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‘I Couldn’t Risk It’: Wisconsin Voting Laws Worry Those Vulnerable To COVID-19

Elections Commission Has Made Changes But Voter ID, Witness Signature Rules Still In Place Despite Legal Challenges

A couple stands in front of their home as golden evening light shines on them
Terron and Chrystal Edwards Angela Major/WPR

Voting has always been a priority for Chrystal and Terron Edwards. But in April, they decided it could be dangerous for them to go to the polls.

Terron is a diabetic, their son has spina bifida and their daughter has asthma.

All three would have been more at risk for severe symptoms if they caught the coronavirus, which began spreading across the state in March and led to the decision to close schools and some businesses, and to issue a stay-at-home order. So the couple planned to vote absentee and ordered their ballots in mid-March, but they never received them.

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The couple felt disenfranchised. And the experience left Chrystal feeling like the system is broken.

“It’s like I could literally go on YouTube or Google and figure out how to fix my dryer,” Chrystal said. “But there is no instructional video on how to fill out an absentee ballot.”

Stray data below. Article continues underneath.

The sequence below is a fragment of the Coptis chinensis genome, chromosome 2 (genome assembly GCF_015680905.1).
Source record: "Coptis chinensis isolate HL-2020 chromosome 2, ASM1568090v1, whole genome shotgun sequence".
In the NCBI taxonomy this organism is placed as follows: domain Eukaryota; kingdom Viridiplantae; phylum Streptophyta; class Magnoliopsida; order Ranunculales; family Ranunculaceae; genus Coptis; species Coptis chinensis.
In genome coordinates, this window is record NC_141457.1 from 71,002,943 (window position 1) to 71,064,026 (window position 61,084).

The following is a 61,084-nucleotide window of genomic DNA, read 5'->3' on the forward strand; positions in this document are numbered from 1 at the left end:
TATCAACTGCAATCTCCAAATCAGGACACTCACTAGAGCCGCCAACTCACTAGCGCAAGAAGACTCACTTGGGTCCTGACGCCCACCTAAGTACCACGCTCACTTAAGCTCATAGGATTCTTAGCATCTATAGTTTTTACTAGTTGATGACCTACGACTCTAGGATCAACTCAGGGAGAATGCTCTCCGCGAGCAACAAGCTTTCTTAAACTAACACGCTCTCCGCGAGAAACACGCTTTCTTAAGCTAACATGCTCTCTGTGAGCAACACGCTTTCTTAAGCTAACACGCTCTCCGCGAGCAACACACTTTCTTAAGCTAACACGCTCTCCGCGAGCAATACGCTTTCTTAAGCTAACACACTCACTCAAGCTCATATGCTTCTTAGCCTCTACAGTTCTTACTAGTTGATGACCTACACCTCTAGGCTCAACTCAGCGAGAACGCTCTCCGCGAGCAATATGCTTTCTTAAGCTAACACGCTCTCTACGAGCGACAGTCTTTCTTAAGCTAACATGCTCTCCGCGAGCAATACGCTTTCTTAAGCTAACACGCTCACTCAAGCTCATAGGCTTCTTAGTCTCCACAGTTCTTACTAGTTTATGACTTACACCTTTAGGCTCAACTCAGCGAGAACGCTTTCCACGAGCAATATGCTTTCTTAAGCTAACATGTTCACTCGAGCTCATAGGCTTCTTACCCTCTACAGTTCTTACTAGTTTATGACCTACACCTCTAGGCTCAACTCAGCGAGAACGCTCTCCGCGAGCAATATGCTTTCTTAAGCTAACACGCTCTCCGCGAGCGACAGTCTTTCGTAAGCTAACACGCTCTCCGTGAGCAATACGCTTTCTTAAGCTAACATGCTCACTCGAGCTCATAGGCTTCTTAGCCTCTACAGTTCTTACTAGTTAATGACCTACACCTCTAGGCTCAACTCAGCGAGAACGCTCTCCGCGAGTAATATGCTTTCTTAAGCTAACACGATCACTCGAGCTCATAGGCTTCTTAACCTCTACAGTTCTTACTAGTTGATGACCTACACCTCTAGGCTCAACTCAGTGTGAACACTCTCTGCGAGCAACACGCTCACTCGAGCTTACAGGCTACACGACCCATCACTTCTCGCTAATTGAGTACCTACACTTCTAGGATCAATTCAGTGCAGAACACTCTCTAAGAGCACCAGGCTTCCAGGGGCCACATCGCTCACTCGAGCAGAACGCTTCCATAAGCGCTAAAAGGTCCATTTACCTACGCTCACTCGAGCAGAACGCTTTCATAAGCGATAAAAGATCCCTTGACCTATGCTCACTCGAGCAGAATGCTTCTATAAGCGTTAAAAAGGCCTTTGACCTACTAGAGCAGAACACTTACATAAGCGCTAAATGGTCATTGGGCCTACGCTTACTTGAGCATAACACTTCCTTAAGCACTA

April was the first time Terron, a community organizer in Milwaukee, hadn’t voted in 20 years.

“Part of my job is to get other people to vote,” Terron said. “You know, the circumstances were understandable, but I still felt like a hypocrite to tell other people to vote. But I just knew I couldn’t risk it.”

Voters stand in a blocks-long line as the Milwaukee city skyline rises in the background on April 7, 2020, during the primary election. Coburn Dukehart and Lauren Fuhrmann/Wisconsin Watch

Attitudes have changed about the coronavirus pandemic. But for voters at high risk for severe complications of COVID-19, the disease can be deadly. Wisconsin has made great strides since the April election to make absentee voting easier. But some worry the challenges they faced in the spring could keep them from voting in November.

The Edwardses were among more than a dozen Wisconsin plaintiffs who filed a lawsuit in April, six days after the election, trying to change several provisions of Wisconsin’s voting laws for the next election. This included voter ID laws and provisions requiring people voting absentee by mail to get another person to witness their signature.

A coalition of lawyers for the state and national Democratic Party and nonprofit groups say thousands of voters will again be disenfranchised in November if Wisconsin’s current voting law doesn’t change. So far, a couple requests have been granted in federal court.

In his September ruling, federal Judge William Conley extended the deadline for counting absentee ballots by six days and extended the online and mail-in registration deadlines by a week.

But he rejected the attempt to waive voter ID requirements.

“Whatever the problem was with the uncertainty with COVID-19 for a few weeks where people might have locked their door and not seen anyone, we’re well past that now,” Conley said in August, before the ruling.